K6JRF's Page
formerly W6FZC
Microphone Comparison Page II
(Updated: Sept 21, 2008)

Mic Comparison Page II summarizes the test results of three popular microphones; Marshall MXLV77, Neumann TLM-103 and ElectroVoice RE27. Various frequency and spectral plots using SpectraPlus are included.

Background
I received the Marshall V77 tube mic and was very impressed by the sound of it! Talk about depth without boominess, this is just a great mic.

I decided to sweep the mics in an sound chamber and really see what each could do when compared side by side. The only problem is I don't have one! In addition, I had recently sold the MXL2003 so it was no longer available for this test. But I did the best I could.

SPECIFICATIONS MXL V77
Type: Pressure gradient w/ 25mm diaphragm
Frequency Response: 20Hz-20KHz
Polar Pattern: Cardioid
Sensitivity: 20 mV/Pa
Impedance: 250 ohms
S/N Ratio: 77dB (Ref. 1Pa A-weighted)
Equivalent Noise Level: 17dB (A weighted)
Max SPL for 1%THD: 122dB
Power Requirements: Dedicated power unit (supplied)
Connector: 7-pin XLR
Size: 55mm 195mm
Weight: 525 g
Metal Finish: Silver

MXL V77 Tube Mic

MXL V77 Frequency Response



Audio Sweeps:
This section details the equipment and methodology used in sweeping the microphones.
The 'point' source was one of my Klipsch KSF 10.5 Synergy Tower speakers shown to the right. Click on the link for more details on the speaker.

It features two (2) 10" woofers and a 2" tweeter loaded by a Tractrix 60 x 90 deg horn. The frequency response is 36hz to 20Khz. It Measures 40" H x 11" W x 14" D and weighs about 60 lbs!

I 'dragged' it from the family room into the studio and moved it all around in order to find a position that minimized the room reflections. I did find such a position, but it took about three hours! And that's a story in itself!

The sine sweeps (SS) were made from 30hz to 5Khz. This is a shortened sweep due the restricted bandwidth of single sideband (SSB) audio; 50hz to 4Khz.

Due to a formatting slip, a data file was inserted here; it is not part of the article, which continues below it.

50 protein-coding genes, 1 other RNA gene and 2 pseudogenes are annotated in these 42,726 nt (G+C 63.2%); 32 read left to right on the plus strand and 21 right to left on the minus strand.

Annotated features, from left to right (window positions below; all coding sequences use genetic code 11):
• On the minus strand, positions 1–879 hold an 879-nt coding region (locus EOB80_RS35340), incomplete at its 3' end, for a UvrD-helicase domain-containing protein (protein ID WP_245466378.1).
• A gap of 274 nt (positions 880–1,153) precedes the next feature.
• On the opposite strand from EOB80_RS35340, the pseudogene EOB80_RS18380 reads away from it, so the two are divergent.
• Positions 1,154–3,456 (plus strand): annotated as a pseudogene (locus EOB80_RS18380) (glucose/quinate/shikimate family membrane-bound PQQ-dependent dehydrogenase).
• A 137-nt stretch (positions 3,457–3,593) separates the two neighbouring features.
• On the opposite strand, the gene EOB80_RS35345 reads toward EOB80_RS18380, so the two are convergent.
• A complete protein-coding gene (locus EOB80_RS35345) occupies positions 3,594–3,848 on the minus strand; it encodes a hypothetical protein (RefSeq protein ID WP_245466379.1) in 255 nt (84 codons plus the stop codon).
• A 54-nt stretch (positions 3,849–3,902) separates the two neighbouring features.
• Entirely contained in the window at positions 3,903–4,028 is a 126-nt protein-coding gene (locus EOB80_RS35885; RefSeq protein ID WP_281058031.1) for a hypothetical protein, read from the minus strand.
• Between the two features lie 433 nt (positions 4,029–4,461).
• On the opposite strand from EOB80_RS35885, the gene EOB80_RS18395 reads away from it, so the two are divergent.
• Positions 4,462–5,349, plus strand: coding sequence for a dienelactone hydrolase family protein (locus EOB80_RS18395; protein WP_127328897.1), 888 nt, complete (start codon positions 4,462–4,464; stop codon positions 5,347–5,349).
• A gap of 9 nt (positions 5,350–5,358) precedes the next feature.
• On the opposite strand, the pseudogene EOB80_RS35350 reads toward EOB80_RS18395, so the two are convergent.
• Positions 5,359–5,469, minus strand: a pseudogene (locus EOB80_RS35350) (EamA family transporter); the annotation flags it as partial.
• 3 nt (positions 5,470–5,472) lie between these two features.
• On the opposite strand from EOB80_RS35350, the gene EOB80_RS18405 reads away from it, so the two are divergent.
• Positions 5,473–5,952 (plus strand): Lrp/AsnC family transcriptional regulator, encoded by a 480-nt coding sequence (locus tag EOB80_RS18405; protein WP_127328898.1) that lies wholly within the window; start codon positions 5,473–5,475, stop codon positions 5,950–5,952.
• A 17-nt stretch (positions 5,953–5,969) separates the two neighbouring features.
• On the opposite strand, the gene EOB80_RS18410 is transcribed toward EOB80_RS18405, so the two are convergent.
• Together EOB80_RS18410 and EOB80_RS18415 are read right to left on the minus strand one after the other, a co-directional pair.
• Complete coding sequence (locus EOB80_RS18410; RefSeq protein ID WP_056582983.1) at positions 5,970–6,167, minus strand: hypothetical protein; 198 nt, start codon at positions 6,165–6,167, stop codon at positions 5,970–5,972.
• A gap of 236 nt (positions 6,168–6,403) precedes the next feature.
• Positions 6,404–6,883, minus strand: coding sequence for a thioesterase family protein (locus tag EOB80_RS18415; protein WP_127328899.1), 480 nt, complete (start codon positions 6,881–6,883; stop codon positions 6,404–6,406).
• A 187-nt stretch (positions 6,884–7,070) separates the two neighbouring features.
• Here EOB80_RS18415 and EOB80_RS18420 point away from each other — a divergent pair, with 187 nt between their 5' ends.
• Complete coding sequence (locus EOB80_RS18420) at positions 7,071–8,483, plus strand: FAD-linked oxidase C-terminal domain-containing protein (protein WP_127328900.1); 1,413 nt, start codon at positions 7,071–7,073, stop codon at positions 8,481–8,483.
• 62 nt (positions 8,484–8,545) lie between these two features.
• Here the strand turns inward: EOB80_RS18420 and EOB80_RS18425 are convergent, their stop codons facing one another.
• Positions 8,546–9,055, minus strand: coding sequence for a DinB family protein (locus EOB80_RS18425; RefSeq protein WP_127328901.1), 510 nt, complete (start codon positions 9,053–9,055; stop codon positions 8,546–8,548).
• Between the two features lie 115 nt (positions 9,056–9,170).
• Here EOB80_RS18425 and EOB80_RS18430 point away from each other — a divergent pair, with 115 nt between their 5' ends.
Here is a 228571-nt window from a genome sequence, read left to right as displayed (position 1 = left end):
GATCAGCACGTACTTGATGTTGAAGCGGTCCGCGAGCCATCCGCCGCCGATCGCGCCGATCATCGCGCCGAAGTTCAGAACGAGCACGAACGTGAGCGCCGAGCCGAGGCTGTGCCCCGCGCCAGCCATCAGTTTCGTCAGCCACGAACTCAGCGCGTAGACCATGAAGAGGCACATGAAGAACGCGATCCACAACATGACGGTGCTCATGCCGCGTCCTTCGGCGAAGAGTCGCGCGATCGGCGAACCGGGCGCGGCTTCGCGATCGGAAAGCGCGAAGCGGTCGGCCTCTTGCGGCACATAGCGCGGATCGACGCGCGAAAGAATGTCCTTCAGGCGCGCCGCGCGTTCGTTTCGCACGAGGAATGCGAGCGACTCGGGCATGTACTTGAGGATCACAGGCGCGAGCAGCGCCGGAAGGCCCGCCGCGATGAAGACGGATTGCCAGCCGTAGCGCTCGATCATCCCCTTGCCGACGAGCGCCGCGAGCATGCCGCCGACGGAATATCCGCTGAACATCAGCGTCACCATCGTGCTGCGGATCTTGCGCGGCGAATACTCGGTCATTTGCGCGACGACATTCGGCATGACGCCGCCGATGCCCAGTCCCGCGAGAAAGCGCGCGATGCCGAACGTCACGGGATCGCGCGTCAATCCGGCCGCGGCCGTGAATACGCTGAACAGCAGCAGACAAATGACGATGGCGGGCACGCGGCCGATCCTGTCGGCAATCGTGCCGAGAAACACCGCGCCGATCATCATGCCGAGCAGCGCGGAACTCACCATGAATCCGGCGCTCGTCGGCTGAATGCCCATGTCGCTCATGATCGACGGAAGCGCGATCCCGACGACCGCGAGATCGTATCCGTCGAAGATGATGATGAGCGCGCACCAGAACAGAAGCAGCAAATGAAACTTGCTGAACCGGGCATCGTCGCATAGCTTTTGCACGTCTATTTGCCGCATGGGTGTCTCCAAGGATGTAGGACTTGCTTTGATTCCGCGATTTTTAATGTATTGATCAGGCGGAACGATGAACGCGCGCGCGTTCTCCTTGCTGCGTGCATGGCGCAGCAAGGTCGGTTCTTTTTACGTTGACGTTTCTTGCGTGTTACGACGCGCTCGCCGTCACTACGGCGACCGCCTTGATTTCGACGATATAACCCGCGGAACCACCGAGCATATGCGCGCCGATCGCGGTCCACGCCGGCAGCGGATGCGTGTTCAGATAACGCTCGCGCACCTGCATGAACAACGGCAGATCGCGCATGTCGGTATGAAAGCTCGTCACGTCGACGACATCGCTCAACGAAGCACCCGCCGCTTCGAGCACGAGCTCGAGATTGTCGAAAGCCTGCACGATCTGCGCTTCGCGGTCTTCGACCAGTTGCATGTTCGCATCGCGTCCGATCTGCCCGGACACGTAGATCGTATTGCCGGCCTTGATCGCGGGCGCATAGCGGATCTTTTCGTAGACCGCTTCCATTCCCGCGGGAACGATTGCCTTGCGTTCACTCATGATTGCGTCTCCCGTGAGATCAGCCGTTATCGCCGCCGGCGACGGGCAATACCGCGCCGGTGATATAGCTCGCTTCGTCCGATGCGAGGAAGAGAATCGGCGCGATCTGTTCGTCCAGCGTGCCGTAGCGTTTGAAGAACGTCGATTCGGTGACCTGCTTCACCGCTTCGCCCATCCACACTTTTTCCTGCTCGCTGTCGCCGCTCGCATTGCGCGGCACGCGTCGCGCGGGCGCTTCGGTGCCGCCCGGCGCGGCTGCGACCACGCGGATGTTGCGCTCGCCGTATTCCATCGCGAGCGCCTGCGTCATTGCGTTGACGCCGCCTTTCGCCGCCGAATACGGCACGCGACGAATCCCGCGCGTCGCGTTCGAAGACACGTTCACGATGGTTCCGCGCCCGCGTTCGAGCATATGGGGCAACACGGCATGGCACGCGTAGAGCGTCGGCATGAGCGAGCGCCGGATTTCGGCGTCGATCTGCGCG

Klipsch KSF10.5 Synergy Speaker

The equipment used to perform the measurements was; Preamp, Aphex 107 Tubessence; sinewave source, Sony MD MZ-R55; Power Amplifier, Technics SU-Z25 (30W/chan @ 0.03% dist); Charts, SpectraPlus running on my laptop SENS-810 computer. No equalization of any kind was used to tailor the mic's response. In fact, the Aphex 107 'Tubessence' preamp is included showing it's razor flat response.

Analysis charts are plotted using SpectraPlus (SP) as in my other works. The SS generator is derived from SP in conjunction with my Sony mini-disk recorder MZ-R55. The use of sine wave sweep is an accurate method albeit slower than pink noise, of checking a signal path. Note that only 50hz to 5Khz data is displayed.

Each mic is shown in different colors.
1) The MXL V77 has the deepest frequency response (at 50hz); about +2dB more than the TLM103 and +4dB over the RE27. Note that this is the 'KEY' to the tube sound. Then at 100hz, the RE27 takes over by +2dB. Thus the V77 sounds deeper and heavier than the RE27 which gets a little 'boomy' at 100 to 200hz.

2) The TLM103 and V77 track each other through the 500hz to 5KHz range.

3) The RE27 mic shows as the 'brightest' mic from 1.2Khz on through 5Khz. By as much as +8dB!

The MXLV77 compares favorably with the TLM103 and shows that BOTH MICS TRACK NICELY BUT EACH HAVE A DIFFERENT SOUND! Subtle timbre differences in the lower, mid and upper frequency ranges change the 'flavor' of each microphone.

Sine Sweep of MXL V77, TLM103, RE27

Voice Tests:
The attached chart shows results of audio tests with four mics reading the same material to produce about 30 secs of audio from yours truly's voice. Each mic was equalized to present the 'best' sound (this is very relative!) possible and recorded via from the calibrated FT1000D phone jack into the Sony Minidisk MZ-R55 (20hz to 20Khz). Then the recordings were 'played' back into SP and a spectrum plot of each recorded.

The red chart represents the TLM103, the blue chart represents the RE27, the purple shows the MXL2003, and the aqua shows the MXLV77. The deepest sounding mics are the V77 and TLM103, followed by the RE27. All three mics have similar responses, if not identical! The RE27 has the brightest upper frequency response of all of the mics tested. However it's on the air tests show it to be very heavy in the lower registers which seems to cloud the higher frequencies.

Voice Spectrum of Microphones

Summary:
I spent about 4 hours changing the tonal response of the TLM103 to emulate the 'tube' sound. To do this, you must emphasize the 50hz area.

Here's the settings for the dBx Pro DDP:
Band1 Band2 Band3
50hz 315hz 3.15Khz
4.00 1.00 2.00
+7dB -5dB +7dB

The MXLV77 is a great sounding mic when price ($590 list) and performance is considered. If you want deep, full sounding audio with lots of 70hz to 250hz 'boom', then this microphone is for you.


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